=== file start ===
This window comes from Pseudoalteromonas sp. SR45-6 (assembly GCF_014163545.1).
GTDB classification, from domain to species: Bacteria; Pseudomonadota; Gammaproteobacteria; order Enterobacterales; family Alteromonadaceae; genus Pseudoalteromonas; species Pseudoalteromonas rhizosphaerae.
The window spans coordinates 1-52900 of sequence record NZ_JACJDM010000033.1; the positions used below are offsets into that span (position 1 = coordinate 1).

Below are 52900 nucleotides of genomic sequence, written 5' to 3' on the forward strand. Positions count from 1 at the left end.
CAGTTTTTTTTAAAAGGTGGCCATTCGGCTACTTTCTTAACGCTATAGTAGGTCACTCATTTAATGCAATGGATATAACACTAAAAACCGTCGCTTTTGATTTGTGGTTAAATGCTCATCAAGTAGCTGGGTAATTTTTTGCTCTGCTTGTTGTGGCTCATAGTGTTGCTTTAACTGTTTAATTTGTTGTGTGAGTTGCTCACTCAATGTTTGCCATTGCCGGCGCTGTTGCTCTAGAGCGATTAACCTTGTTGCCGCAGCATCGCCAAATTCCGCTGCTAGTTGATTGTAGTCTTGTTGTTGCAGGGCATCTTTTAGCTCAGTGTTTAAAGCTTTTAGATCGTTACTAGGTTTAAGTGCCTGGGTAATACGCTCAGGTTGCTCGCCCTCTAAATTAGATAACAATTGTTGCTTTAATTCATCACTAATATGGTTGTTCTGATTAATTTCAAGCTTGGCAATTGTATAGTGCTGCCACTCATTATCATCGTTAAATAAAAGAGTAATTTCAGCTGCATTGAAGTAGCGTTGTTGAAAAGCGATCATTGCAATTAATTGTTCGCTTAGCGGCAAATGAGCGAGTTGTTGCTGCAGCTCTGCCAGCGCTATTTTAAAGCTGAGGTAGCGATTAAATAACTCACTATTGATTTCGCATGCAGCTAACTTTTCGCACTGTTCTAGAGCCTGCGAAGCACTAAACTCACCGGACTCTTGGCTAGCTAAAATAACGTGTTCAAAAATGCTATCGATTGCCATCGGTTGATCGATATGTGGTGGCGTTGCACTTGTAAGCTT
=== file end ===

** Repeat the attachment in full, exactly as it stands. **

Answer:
This window comes from Pseudoalteromonas sp. SR45-6 (assembly GCF_014163545.1).
GTDB classification, from domain to species: Bacteria; Pseudomonadota; Gammaproteobacteria; order Enterobacterales; family Alteromonadaceae; genus Pseudoalteromonas; species Pseudoalteromonas rhizosphaerae.
The window spans coordinates 1-52900 of sequence record NZ_JACJDM010000033.1; the positions used below are offsets into that span (position 1 = coordinate 1).

Below are 52900 nucleotides of genomic sequence, written 5' to 3' on the forward strand. Positions count from 1 at the left end.
CAGTTTTTTTTAAAAGGTGGCCATTCGGCTACTTTCTTAACGCTATAGTAGGTCACTCATTTAATGCAATGGATATAACACTAAAAACCGTCGCTTTTGATTTGTGGTTAAATGCTCATCAAGTAGCTGGGTAATTTTTTGCTCTGCTTGTTGTGGCTCATAGTGTTGCTTTAACTGTTTAATTTGTTGTGTGAGTTGCTCACTCAATGTTTGCCATTGCCGGCGCTGTTGCTCTAGAGCGATTAACCTTGTTGCCGCAGCATCGCCAAATTCCGCTGCTAGTTGATTGTAGTCTTGTTGTTGCAGGGCATCTTTTAGCTCAGTGTTTAAAGCTTTTAGATCGTTACTAGGTTTAAGTGCCTGGGTAATACGCTCAGGTTGCTCGCCCTCTAAATTAGATAACAATTGTTGCTTTAATTCATCACTAATATGGTTGTTCTGATTAATTTCAAGCTTGGCAATTGTATAGTGCTGCCACTCATTATCATCGTTAAATAAAAGAGTAATTTCAGCTGCATTGAAGTAGCGTTGTTGAAAAGCGATCATTGCAATTAATTGTTCGCTTAGCGGCAAATGAGCGAGTTGTTGCTGCAGCTCTGCCAGCGCTATTTTAAAGCTGAGGTAGCGATTAAATAACTCACTATTGATTTCGCATGCAGCTAACTTTTCGCACTGTTCTAGAGCCTGCGAAGCACTAAACTCACCGGACTCTTGGCTAGCTAAAATAACGTGTTCAAAAATGCTATCGATTGCCATCGGTTGATCGATATGTGGTGGCGTTGCACTTGTAAGCTT